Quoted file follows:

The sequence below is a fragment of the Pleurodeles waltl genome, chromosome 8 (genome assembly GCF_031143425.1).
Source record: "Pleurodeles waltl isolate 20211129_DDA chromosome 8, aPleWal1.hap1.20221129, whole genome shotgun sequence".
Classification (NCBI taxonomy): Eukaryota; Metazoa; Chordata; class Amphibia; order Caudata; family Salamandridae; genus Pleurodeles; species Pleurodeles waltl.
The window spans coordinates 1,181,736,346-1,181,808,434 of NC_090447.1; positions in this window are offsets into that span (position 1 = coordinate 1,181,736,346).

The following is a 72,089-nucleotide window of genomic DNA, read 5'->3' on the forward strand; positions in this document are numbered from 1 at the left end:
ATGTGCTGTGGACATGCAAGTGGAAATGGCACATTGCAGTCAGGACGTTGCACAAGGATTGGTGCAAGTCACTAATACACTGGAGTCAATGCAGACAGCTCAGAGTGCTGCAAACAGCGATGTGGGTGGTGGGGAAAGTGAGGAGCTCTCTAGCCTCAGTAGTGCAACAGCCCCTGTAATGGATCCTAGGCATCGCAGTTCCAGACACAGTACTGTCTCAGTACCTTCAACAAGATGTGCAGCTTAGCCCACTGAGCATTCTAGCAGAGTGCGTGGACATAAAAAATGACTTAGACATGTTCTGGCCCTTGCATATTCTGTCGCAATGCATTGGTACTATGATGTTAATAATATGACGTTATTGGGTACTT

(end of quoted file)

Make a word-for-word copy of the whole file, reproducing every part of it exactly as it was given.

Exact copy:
The sequence below is a fragment of the Pleurodeles waltl genome, chromosome 8 (genome assembly GCF_031143425.1).
Source record: "Pleurodeles waltl isolate 20211129_DDA chromosome 8, aPleWal1.hap1.20221129, whole genome shotgun sequence".
Classification (NCBI taxonomy): Eukaryota; Metazoa; Chordata; class Amphibia; order Caudata; family Salamandridae; genus Pleurodeles; species Pleurodeles waltl.
The window spans coordinates 1,181,736,346-1,181,808,434 of NC_090447.1; positions in this window are offsets into that span (position 1 = coordinate 1,181,736,346).

The following is a 72,089-nucleotide window of genomic DNA, read 5'->3' on the forward strand; positions in this document are numbered from 1 at the left end:
ATGTGCTGTGGACATGCAAGTGGAAATGGCACATTGCAGTCAGGACGTTGCACAAGGATTGGTGCAAGTCACTAATACACTGGAGTCAATGCAGACAGCTCAGAGTGCTGCAAACAGCGATGTGGGTGGTGGGGAAAGTGAGGAGCTCTCTAGCCTCAGTAGTGCAACAGCCCCTGTAATGGATCCTAGGCATCGCAGTTCCAGACACAGTACTGTCTCAGTACCTTCAACAAGATGTGCAGCTTAGCCCACTGAGCATTCTAGCAGAGTGCGTGGACATAAAAAATGACTTAGACATGTTCTGGCCCTTGCATATTCTGTCGCAATGCATTGGTACTATGATGTTAATAATATGACGTTATTGGGTACTT